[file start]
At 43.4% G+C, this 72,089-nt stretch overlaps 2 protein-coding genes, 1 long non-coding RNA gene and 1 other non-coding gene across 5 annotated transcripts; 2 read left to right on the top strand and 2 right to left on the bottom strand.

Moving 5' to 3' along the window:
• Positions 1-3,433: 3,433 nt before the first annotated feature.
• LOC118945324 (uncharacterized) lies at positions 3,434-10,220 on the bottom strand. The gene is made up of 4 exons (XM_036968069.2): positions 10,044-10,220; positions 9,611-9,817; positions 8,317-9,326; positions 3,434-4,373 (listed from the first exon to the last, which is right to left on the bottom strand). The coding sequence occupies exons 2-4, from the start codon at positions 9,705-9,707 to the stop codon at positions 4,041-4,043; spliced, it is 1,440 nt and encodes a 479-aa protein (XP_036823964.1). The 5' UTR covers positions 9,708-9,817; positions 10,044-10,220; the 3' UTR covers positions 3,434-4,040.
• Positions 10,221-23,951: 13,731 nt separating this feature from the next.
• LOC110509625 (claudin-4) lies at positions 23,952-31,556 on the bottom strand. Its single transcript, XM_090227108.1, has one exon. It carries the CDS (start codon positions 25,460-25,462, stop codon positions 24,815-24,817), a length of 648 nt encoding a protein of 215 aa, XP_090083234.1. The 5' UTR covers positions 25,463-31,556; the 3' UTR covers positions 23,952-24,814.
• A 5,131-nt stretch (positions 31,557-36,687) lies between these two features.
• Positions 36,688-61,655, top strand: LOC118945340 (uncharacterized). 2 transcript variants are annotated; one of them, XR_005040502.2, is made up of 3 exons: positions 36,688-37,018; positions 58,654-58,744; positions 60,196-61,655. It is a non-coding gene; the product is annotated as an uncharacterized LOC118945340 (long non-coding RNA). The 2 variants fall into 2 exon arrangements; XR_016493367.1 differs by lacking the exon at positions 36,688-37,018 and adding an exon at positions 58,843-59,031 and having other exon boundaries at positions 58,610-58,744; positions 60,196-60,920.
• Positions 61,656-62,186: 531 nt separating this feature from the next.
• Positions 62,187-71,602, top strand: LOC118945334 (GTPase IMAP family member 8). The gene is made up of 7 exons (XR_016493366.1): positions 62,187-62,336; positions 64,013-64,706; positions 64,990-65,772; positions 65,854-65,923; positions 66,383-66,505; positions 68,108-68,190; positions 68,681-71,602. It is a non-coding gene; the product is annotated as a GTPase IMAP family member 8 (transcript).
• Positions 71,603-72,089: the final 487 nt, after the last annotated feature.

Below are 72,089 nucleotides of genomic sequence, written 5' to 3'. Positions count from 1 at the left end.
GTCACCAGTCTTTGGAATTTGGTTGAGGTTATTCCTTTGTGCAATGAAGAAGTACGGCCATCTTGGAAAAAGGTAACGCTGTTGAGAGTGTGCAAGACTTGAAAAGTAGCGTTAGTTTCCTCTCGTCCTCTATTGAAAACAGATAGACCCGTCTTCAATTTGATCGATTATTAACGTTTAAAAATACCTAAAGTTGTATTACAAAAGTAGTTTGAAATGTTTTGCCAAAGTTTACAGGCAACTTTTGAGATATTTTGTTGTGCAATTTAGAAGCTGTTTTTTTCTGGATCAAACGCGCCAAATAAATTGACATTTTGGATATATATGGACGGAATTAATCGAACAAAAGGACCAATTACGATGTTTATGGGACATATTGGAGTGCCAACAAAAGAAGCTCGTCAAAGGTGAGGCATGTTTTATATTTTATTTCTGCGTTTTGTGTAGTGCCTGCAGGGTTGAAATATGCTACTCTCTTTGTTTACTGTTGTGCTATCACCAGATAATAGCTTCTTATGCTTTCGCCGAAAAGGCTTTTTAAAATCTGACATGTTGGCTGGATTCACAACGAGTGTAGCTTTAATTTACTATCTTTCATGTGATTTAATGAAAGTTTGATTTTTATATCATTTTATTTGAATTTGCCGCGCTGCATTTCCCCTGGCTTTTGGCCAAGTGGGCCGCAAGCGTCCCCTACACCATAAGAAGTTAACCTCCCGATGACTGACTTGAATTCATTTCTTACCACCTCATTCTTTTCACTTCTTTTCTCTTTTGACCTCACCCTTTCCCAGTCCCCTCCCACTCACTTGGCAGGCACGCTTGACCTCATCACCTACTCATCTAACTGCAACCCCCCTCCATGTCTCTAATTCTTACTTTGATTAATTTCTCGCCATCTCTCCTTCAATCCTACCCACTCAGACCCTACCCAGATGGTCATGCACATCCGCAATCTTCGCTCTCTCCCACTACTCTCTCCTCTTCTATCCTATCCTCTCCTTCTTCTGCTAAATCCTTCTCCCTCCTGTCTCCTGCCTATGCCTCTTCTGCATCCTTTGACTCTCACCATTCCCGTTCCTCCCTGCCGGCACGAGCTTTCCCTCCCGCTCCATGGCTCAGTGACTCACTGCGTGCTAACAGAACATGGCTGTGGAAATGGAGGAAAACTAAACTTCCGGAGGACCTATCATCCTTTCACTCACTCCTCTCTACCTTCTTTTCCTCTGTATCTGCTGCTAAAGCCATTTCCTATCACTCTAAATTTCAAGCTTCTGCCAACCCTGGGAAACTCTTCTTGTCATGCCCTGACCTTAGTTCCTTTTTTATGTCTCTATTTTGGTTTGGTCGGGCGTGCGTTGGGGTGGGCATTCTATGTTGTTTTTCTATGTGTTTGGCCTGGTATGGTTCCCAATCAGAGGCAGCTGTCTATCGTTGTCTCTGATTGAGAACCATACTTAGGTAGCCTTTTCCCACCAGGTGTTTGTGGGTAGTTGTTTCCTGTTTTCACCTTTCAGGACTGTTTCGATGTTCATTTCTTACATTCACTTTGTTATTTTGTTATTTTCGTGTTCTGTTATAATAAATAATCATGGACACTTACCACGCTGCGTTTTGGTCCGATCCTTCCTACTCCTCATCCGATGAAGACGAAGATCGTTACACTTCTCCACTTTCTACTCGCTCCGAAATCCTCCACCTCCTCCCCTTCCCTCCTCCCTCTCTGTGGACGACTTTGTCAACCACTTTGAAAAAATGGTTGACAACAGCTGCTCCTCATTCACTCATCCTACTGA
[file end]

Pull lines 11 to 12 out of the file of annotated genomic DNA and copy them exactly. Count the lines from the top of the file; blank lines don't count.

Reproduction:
• Positions 71,603-72,089: the final 487 nt, after the last annotated feature.

Below are 72,089 nucleotides of genomic sequence, written 5' to 3'. Positions count from 1 at the left end.